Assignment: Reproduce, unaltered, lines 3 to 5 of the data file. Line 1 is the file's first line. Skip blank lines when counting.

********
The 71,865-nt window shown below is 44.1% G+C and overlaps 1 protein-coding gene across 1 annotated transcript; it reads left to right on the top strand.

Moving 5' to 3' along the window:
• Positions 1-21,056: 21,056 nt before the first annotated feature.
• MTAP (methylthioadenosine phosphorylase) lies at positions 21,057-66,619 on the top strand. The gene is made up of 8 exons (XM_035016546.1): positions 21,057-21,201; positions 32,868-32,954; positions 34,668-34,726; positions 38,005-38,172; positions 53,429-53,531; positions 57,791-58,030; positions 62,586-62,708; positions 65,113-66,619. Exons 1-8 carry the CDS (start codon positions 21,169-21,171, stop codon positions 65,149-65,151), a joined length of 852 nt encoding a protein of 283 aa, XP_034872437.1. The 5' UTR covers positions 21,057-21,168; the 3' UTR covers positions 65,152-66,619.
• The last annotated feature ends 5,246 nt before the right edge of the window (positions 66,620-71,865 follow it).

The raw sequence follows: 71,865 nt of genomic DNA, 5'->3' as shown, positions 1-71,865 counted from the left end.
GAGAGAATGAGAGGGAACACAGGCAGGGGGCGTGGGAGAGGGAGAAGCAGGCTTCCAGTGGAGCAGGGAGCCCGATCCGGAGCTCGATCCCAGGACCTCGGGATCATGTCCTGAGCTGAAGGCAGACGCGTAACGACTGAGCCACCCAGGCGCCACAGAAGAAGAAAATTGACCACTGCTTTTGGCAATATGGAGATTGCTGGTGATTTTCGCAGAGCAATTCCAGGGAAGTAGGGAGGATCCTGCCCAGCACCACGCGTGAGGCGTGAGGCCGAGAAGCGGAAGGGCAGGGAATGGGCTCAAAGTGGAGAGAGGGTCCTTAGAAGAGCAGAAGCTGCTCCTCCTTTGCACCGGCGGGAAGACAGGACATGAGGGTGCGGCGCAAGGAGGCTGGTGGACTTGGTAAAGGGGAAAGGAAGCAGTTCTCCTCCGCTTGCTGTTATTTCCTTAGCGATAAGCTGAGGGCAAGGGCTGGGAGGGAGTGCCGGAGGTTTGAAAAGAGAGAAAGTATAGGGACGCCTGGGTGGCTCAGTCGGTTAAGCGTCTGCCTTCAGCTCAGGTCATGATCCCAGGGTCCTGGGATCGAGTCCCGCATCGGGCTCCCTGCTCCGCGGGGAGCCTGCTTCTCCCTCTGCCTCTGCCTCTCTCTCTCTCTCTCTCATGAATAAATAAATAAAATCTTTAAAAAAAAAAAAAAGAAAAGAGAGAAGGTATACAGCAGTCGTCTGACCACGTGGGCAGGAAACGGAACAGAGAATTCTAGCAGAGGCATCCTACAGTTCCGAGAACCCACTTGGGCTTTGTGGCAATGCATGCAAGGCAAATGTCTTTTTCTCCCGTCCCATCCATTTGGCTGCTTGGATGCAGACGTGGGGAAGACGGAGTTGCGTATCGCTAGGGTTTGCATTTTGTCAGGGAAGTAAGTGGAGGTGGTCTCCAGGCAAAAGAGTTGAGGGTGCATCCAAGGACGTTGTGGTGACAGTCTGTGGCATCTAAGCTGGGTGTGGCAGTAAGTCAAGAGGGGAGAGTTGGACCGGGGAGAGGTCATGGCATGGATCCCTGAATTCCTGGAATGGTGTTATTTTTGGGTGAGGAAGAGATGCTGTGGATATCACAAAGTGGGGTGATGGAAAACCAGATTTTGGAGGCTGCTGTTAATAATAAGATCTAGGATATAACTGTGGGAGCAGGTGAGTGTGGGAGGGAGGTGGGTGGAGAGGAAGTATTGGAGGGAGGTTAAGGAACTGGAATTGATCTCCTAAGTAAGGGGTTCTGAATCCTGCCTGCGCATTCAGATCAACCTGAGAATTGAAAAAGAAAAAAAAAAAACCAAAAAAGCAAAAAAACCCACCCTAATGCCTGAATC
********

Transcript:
• Positions 1-21,056: 21,056 nt before the first annotated feature.
• MTAP (methylthioadenosine phosphorylase) lies at positions 21,057-66,619 on the top strand. The gene is made up of 8 exons (XM_035016546.1): positions 21,057-21,201; positions 32,868-32,954; positions 34,668-34,726; positions 38,005-38,172; positions 53,429-53,531; positions 57,791-58,030; positions 62,586-62,708; positions 65,113-66,619. Exons 1-8 carry the CDS (start codon positions 21,169-21,171, stop codon positions 65,149-65,151), a joined length of 852 nt encoding a protein of 283 aa, XP_034872437.1. The 5' UTR covers positions 21,057-21,168; the 3' UTR covers positions 65,152-66,619.
• The last annotated feature ends 5,246 nt before the right edge of the window (positions 66,620-71,865 follow it).